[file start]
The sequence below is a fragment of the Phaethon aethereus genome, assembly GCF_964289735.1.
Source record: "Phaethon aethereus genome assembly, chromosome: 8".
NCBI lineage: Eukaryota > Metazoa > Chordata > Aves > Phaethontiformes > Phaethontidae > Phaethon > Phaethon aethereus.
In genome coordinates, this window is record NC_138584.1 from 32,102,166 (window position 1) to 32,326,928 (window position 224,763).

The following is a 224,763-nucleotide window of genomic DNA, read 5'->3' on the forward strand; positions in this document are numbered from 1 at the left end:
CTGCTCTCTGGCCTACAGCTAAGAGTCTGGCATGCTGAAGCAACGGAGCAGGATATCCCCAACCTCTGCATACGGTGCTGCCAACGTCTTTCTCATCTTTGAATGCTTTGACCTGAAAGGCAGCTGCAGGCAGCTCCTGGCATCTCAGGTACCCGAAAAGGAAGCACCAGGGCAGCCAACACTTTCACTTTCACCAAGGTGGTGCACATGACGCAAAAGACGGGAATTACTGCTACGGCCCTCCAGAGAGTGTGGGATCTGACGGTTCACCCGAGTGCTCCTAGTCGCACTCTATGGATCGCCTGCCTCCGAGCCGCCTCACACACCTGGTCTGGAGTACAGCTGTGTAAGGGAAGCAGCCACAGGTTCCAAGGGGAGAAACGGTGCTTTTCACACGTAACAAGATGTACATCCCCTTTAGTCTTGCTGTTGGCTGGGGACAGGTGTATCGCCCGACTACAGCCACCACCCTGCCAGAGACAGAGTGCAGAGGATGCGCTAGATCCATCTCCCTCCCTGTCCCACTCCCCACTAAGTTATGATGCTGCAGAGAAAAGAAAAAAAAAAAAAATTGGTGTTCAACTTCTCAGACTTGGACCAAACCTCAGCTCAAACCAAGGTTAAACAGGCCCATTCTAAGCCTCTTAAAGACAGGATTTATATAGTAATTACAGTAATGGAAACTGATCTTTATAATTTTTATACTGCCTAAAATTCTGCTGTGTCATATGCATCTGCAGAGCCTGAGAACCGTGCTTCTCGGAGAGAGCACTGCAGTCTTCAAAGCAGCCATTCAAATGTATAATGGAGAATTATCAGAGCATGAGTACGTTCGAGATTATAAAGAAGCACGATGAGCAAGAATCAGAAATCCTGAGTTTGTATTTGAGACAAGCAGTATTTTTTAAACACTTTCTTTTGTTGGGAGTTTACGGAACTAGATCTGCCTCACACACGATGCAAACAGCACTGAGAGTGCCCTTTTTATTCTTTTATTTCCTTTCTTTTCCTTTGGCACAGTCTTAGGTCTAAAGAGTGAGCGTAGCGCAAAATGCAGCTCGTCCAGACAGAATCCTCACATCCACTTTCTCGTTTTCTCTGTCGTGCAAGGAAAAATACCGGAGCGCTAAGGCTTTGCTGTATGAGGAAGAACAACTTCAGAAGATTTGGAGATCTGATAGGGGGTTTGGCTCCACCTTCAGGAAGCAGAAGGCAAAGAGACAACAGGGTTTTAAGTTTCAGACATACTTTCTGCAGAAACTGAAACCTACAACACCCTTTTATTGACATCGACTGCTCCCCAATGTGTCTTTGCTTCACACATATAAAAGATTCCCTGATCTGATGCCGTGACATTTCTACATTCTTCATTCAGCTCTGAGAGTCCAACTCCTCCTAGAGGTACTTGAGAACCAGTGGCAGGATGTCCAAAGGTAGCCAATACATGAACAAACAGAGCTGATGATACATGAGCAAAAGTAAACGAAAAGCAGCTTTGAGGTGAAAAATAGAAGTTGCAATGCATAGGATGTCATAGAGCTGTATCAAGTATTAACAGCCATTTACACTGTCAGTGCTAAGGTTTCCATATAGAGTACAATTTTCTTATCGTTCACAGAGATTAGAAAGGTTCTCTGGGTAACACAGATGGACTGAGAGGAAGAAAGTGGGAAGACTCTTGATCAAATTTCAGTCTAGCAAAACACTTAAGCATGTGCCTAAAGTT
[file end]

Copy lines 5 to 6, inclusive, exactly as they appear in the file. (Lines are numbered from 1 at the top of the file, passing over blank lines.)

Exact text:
The following is a 224,763-nucleotide window of genomic DNA, read 5'->3' on the forward strand; positions in this document are numbered from 1 at the left end:
CTGCTCTCTGGCCTACAGCTAAGAGTCTGGCATGCTGAAGCAACGGAGCAGGATATCCCCAACCTCTGCATACGGTGCTGCCAACGTCTTTCTCATCTTTGAATGCTTTGACCTGAAAGGCAGCTGCAGGCAGCTCCTGGCATCTCAGGTACCCGAAAAGGAAGCACCAGGGCAGCCAACACTTTCACTTTCACCAAGGTGGTGCACATGACGCAAAAGACGGGAATTACTGCTACGGCCCTCCAGAGAGTGTGGGATCTGACGGTTCACCCGAGTGCTCCTAGTCGCACTCTATGGATCGCCTGCCTCCGAGCCGCCTCACACACCTGGTCTGGAGTACAGCTGTGTAAGGGAAGCAGCCACAGGTTCCAAGGGGAGAAACGGTGCTTTTCACACGTAACAAGATGTACATCCCCTTTAGTCTTGCTGTTGGCTGGGGACAGGTGTATCGCCCGACTACAGCCACCACCCTGCCAGAGACAGAGTGCAGAGGATGCGCTAGATCCATCTCCCTCCCTGTCCCACTCCCCACTAAGTTATGATGCTGCAGAGAAAAGAAAAAAAAAAAAAATTGGTGTTCAACTTCTCAGACTTGGACCAAACCTCAGCTCAAACCAAGGTTAAACAGGCCCATTCTAAGCCTCTTAAAGACAGGATTTATATAGTAATTACAGTAATGGAAACTGATCTTTATAATTTTTATACTGCCTAAAATTCTGCTGTGTCATATGCATCTGCAGAGCCTGAGAACCGTGCTTCTCGGAGAGAGCACTGCAGTCTTCAAAGCAGCCATTCAAATGTATAATGGAGAATTATCAGAGCATGAGTACGTTCGAGATTATAAAGAAGCACGATGAGCAAGAATCAGAAATCCTGAGTTTGTATTTGAGACAAGCAGTATTTTTTAAACACTTTCTTTTGTTGGGAGTTTACGGAACTAGATCTGCCTCACACACGATGCAAACAGCACTGAGAGTGCCCTTTTTATTCTTTTATTTCCTTTCTTTTCCTTTGGCACAGTCTTAGGTCTAAAGAGTGAGCGTAGCGCAAAATGCAGCTCGTCCAGACAGAATCCTCACATCCACTTTCTCGTTTTCTCTGTCGTGCAAGGAAAAATACCGGAGCGCTAAGGCTTTGCTGTATGAGGAAGAACAACTTCAGAAGATTTGGAGATCTGATAGGGGGTTTGGCTCCACCTTCAGGAAGCAGAAGGCAAAGAGACAACAGGGTTTTAAGTTTCAGACATACTTTCTGCAGAAACTGAAACCTACAACACCCTTTTATTGACATCGACTGCTCCCCAATGTGTCTTTGCTTCACACATATAAAAGATTCCCTGATCTGATGCCGTGACATTTCTACATTCTTCATTCAGCTCTGAGAGTCCAACTCCTCCTAGAGGTACTTGAGAACCAGTGGCAGGATGTCCAAAGGTAGCCAATACATGAACAAACAGAGCTGATGATACATGAGCAAAAGTAAACGAAAAGCAGCTTTGAGGTGAAAAATAGAAGTTGCAATGCATAGGATGTCATAGAGCTGTATCAAGTATTAACAGCCATTTACACTGTCAGTGCTAAGGTTTCCATATAGAGTACAATTTTCTTATCGTTCACAGAGATTAGAAAGGTTCTCTGGGTAACACAGATGGACTGAGAGGAAGAAAGTGGGAAGACTCTTGATCAAATTTCAGTCTAGCAAAACACTTAAGCATGTGCCTAAAGTT